Regulating Follow-On Biologics
144 Pages Posted: 19 Feb 2007
Regulating copies of originator biotechnology drugs, i.e., follow-on biologics, has become a major policy agenda item. With high prices and low access, biotechnology drugs are in the position that chemical drugs occupied 20 years ago. At that time, the Hatch-Waxman Act was passed, which speeded lower cost generic copies to the market using an abbreviated approval process while maintaining incentives for drug development and innovation. Recently, under pressure from governors and others, Rep. Henry Waxman has introduced a similar proposal, seeking an abbreviated approval process for biologics. However, this proposal is highly problematic. Using a policy analysis paradigm that assesses scientific information gaps, relative vulnerability of the polity shouldering the risk of policy failure, the magnitude of harm associated with that failure, as well as a review of the EU experience in this arena, the Waxman proposal wrongly emphasizes product approval in exchange for empirically small price discounts at the expense of safety. The Waxman proposal also creates incentives to be second into the market rather than first, and, like Congressional inaction before it, does nothing to provide access to vulnerable patient groups who will suffer from policy failure. In response, this paper proposes an alternative legislative approach. This approach does in fact take into account the policy and safety concerns inherent in the science of biotechnology, couples company incentives with participation in a low cost/no cost drug access program for underserved, as well as corrects other skewed innovation incentives and weaknesses associated with the Waxman proposal. It also addresses other important policy concerns associated with the pharmaceutical markets.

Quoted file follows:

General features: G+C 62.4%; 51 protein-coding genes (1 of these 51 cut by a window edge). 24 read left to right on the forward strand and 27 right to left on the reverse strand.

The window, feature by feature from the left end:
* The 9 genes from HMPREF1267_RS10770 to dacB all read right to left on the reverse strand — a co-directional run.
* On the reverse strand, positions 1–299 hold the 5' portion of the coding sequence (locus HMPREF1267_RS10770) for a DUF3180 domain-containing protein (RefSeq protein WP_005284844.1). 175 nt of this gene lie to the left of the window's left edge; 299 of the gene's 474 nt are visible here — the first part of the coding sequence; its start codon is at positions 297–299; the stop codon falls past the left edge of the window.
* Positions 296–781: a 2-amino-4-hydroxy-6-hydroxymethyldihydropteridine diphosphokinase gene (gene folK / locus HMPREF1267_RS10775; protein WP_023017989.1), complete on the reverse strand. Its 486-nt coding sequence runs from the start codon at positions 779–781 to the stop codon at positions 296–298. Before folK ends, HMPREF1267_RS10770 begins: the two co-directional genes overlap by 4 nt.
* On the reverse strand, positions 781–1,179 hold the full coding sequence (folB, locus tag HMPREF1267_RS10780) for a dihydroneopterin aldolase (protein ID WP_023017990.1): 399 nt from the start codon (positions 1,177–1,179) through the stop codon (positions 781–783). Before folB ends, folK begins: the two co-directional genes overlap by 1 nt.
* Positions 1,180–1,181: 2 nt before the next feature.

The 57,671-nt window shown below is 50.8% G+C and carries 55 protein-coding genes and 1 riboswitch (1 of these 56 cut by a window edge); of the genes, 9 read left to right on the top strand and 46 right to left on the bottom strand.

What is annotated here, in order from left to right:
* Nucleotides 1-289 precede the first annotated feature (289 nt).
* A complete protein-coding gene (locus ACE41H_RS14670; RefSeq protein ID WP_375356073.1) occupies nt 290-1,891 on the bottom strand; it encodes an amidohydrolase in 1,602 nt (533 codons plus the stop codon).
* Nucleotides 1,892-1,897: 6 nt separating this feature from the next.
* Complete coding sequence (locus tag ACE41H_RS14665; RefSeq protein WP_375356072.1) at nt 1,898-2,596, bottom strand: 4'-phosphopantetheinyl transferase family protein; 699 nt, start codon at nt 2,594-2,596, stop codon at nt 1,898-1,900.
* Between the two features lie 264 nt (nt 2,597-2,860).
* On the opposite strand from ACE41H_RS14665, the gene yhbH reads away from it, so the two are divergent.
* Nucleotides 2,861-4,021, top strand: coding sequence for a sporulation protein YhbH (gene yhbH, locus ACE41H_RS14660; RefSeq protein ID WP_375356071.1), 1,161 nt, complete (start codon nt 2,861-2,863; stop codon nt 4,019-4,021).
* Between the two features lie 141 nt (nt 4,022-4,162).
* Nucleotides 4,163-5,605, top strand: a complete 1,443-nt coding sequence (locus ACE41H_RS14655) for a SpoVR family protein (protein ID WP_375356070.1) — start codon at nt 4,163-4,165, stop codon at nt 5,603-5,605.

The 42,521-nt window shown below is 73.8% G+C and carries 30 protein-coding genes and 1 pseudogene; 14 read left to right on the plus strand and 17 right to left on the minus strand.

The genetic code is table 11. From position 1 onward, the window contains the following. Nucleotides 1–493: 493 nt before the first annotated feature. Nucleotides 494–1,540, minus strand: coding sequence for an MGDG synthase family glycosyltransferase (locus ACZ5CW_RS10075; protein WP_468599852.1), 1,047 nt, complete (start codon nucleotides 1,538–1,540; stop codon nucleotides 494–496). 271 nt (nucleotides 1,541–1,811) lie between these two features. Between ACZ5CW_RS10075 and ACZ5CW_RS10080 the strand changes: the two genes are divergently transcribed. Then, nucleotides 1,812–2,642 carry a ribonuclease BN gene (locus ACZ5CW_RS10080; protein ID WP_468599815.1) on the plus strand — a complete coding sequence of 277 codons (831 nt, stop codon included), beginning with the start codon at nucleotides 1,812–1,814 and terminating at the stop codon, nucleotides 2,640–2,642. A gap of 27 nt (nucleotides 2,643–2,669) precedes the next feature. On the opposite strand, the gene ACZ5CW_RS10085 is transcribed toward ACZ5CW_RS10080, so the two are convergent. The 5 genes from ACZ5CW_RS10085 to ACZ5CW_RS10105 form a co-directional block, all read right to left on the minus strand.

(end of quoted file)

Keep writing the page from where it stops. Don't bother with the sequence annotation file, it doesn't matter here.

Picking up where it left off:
Keywords: biologics, generics, follow-on, biosimilar, biogeneric, Waxman, safety, legislation
JEL Classification: I12, I18, L51
Suggested Citation: Suggested Citation